US:Ford seeks new image for U.S.brands,wants to make scientific innovation a hallmark
Ford seeks new image for U.S. brands, wants to make scientific innovation a hallmark
AMY WILSON | Automotive News
DETROIT -- With plans for a tenfold increase in hybrid vehicles, Ford Motor Co. wants to make scientific innovation the hallmark of its domestic brands. And even though a dramatic expansion in Ford hybrids remains five years away, the automaker will launch a major corporate branding campaign in October.
The move to stamp the automaker's century-old Ford name with a new image highlights a key problem: the company's inability to create a strong identity for its brands.
That was a motivating factor in new investment, CEO Bill Ford acknowledged. What should Ford stand for?
"I'm not sure there was an aha moment," Bill Ford said. "But it became increasingly clear to me, as we were talking to customers and doing our research like we always do, that the Ford brand in particular, but also Lincoln and Mercury, didn't have the kind of clarity in the marketplace that I wanted to see."
That realization in part triggered the appointment of outgoing Volvo CEO Hans-Olov Olsson as Ford Motor's chief marketing officer. Coming from Volvo, with its strong safety brand image, Olsson will help leverage safety innovation across all the company's brands, Bill Ford said.
But the innovation will be broad-based, he added. In addition to safety and environmental advances such as hybrids, the automaker intends to lay a claim to other technological advances and design innovation, he said.
Though it's positive to see Ford Motor making such a commitment, it will be difficult to imprint the innovation image in the minds of customers, one marketing expert said.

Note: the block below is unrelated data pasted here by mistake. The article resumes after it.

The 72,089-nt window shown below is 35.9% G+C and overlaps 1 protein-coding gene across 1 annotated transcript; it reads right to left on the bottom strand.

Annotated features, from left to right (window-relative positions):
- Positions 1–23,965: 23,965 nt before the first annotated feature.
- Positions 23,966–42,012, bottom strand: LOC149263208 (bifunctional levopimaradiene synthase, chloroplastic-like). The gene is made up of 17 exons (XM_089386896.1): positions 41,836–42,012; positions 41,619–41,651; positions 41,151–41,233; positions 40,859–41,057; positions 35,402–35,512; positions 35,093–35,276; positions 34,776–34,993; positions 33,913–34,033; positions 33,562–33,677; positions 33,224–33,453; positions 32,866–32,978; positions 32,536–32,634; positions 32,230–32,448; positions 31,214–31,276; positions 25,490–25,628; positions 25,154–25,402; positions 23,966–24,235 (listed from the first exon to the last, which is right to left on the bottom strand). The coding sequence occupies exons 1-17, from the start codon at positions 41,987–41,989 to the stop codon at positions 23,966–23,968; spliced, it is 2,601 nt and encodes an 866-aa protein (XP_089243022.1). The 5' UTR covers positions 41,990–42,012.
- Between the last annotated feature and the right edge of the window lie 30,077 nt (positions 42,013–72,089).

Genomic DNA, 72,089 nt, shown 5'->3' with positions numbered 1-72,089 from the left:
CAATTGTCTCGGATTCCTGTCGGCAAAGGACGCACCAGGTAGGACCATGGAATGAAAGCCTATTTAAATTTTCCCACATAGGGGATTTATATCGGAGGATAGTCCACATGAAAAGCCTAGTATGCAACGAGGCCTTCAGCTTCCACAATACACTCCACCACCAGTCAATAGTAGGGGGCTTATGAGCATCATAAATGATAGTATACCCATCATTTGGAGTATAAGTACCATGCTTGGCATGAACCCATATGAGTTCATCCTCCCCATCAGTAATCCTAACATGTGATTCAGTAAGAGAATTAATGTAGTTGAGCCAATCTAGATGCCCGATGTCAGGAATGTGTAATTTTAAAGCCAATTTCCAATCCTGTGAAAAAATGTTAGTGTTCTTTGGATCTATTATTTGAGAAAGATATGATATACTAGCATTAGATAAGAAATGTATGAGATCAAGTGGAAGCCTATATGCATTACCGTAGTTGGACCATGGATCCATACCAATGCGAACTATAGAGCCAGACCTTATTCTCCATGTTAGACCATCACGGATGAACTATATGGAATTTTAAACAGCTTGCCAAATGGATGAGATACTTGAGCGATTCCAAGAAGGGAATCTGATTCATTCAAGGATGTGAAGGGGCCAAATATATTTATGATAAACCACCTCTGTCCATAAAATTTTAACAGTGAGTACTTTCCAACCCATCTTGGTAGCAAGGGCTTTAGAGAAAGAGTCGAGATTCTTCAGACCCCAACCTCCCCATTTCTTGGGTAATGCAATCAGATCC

With Ford's announcement coming on the heels of Toyota's proclamation of a major hybrid marketing campaign, Ford risks looking like a follower yet again -- as it did this summer when it followed General Motors down the path of employee discounts for everyone, said Jim Sanfilippo, senior industry analyst at AMCI, an automotive consulting firm in Bloomfield Hills, Mich.
"I'm glad that Ford responded," Sanfilippo said. "I wish it would have been earlier. All I can say is hurry. The faster they get there and the better they do, the more credible they can be."
And though environmental and safety innovation are to be admired, those aren't the values that ultimately will set a brand apart from the competition, Sanfilippo said. The marketplace is rapidly approaching technological and safety parity across automotive brands.
"You could attach that (the high-tech tag) to any brand right now," he said. Instead, cutting-edge styling and entertainment features are what will set brands apart in the long run.
The automaker won't provide details about the cost of its hybrid campaign or innovation branding effort. But Bill Ford said he hasn't signed a blank check.
With the Ford Escape and Mercury Mariner hybrids, the company's hybrid program is already well underway. And Ford Motor has many other innovation claims that are already paid for -- such as rollover stability control. But the company has been too silent on these advances, Bill Ford said.
Through the ad campaign scheduled to begin next month, Ford Motor intends to reclaim innovation as a "natural birthright." The company is an innovation leader, Bill Ford said, even if competitors such as Toyota are ahead in the hybrid race so far.
"We don't need to invent everything here," Bill Ford said. "After all, we didn't invent the car. We just invented the first car to have mass appeal at an affordable price."
My first car was a 67 Mustang Coupe, 2nd one was a 67 Cougar XR-7, 3rd one was a 66 Mustang Coupe. Why did I get rid of these cars for ? I know why, because I'm stupid, stupid, stupid.
My next Ford.....